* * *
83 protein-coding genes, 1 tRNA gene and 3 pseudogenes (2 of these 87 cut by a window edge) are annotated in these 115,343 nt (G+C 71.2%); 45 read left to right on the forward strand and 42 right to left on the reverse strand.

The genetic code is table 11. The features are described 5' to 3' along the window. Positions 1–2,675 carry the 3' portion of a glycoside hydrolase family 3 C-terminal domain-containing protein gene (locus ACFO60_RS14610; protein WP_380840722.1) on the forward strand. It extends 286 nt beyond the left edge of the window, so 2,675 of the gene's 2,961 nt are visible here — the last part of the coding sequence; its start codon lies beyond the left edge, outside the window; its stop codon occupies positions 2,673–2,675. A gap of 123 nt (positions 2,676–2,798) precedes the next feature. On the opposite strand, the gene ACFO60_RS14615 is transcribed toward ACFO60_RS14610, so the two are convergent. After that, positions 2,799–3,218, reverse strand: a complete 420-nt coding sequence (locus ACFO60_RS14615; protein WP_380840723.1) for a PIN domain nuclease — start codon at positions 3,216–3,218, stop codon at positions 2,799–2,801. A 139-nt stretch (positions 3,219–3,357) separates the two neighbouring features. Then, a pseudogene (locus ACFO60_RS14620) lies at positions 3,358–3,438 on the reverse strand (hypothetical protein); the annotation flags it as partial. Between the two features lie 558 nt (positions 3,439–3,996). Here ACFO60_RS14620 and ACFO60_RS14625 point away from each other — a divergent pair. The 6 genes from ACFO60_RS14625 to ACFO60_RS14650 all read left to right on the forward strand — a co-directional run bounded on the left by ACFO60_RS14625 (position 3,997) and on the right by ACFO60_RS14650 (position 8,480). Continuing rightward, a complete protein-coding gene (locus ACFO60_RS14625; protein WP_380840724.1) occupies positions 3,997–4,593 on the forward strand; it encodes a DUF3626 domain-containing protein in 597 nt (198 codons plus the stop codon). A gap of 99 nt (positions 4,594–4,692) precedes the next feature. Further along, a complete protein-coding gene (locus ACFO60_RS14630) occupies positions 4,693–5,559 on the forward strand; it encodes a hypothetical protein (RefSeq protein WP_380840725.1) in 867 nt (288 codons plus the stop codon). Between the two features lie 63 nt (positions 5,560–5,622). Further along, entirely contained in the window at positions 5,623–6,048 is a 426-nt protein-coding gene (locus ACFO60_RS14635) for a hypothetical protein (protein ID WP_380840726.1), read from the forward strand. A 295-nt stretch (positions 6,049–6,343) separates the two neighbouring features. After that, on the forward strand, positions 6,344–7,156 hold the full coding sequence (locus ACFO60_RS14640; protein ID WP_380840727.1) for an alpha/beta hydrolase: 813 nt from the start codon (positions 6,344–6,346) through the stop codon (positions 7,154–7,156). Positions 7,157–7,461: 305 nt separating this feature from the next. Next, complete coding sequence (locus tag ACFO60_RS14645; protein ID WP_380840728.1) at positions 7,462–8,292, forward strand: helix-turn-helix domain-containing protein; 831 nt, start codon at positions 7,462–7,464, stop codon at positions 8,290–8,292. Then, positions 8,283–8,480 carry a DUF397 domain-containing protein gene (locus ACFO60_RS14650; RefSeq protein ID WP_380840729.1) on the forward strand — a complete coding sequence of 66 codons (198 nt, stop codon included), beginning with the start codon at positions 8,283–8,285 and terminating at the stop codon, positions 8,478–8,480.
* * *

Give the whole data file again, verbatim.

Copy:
83 protein-coding genes, 1 tRNA gene and 3 pseudogenes (2 of these 87 cut by a window edge) are annotated in these 115,343 nt (G+C 71.2%); 45 read left to right on the forward strand and 42 right to left on the reverse strand.

The genetic code is table 11. The features are described 5' to 3' along the window. Positions 1–2,675 carry the 3' portion of a glycoside hydrolase family 3 C-terminal domain-containing protein gene (locus ACFO60_RS14610; protein WP_380840722.1) on the forward strand. It extends 286 nt beyond the left edge of the window, so 2,675 of the gene's 2,961 nt are visible here — the last part of the coding sequence; its start codon lies beyond the left edge, outside the window; its stop codon occupies positions 2,673–2,675. A gap of 123 nt (positions 2,676–2,798) precedes the next feature. On the opposite strand, the gene ACFO60_RS14615 is transcribed toward ACFO60_RS14610, so the two are convergent. After that, positions 2,799–3,218, reverse strand: a complete 420-nt coding sequence (locus ACFO60_RS14615; protein WP_380840723.1) for a PIN domain nuclease — start codon at positions 3,216–3,218, stop codon at positions 2,799–2,801. A 139-nt stretch (positions 3,219–3,357) separates the two neighbouring features. Then, a pseudogene (locus ACFO60_RS14620) lies at positions 3,358–3,438 on the reverse strand (hypothetical protein); the annotation flags it as partial. Between the two features lie 558 nt (positions 3,439–3,996). Here ACFO60_RS14620 and ACFO60_RS14625 point away from each other — a divergent pair. The 6 genes from ACFO60_RS14625 to ACFO60_RS14650 all read left to right on the forward strand — a co-directional run bounded on the left by ACFO60_RS14625 (position 3,997) and on the right by ACFO60_RS14650 (position 8,480). Continuing rightward, a complete protein-coding gene (locus ACFO60_RS14625; protein WP_380840724.1) occupies positions 3,997–4,593 on the forward strand; it encodes a DUF3626 domain-containing protein in 597 nt (198 codons plus the stop codon). A gap of 99 nt (positions 4,594–4,692) precedes the next feature. Further along, a complete protein-coding gene (locus ACFO60_RS14630) occupies positions 4,693–5,559 on the forward strand; it encodes a hypothetical protein (RefSeq protein WP_380840725.1) in 867 nt (288 codons plus the stop codon). Between the two features lie 63 nt (positions 5,560–5,622). Further along, entirely contained in the window at positions 5,623–6,048 is a 426-nt protein-coding gene (locus ACFO60_RS14635) for a hypothetical protein (protein ID WP_380840726.1), read from the forward strand. A 295-nt stretch (positions 6,049–6,343) separates the two neighbouring features. After that, on the forward strand, positions 6,344–7,156 hold the full coding sequence (locus ACFO60_RS14640; protein ID WP_380840727.1) for an alpha/beta hydrolase: 813 nt from the start codon (positions 6,344–6,346) through the stop codon (positions 7,154–7,156). Positions 7,157–7,461: 305 nt separating this feature from the next. Next, complete coding sequence (locus tag ACFO60_RS14645; protein ID WP_380840728.1) at positions 7,462–8,292, forward strand: helix-turn-helix domain-containing protein; 831 nt, start codon at positions 7,462–7,464, stop codon at positions 8,290–8,292. Then, positions 8,283–8,480 carry a DUF397 domain-containing protein gene (locus ACFO60_RS14650; RefSeq protein ID WP_380840729.1) on the forward strand — a complete coding sequence of 66 codons (198 nt, stop codon included), beginning with the start codon at positions 8,283–8,285 and terminating at the stop codon, positions 8,478–8,480.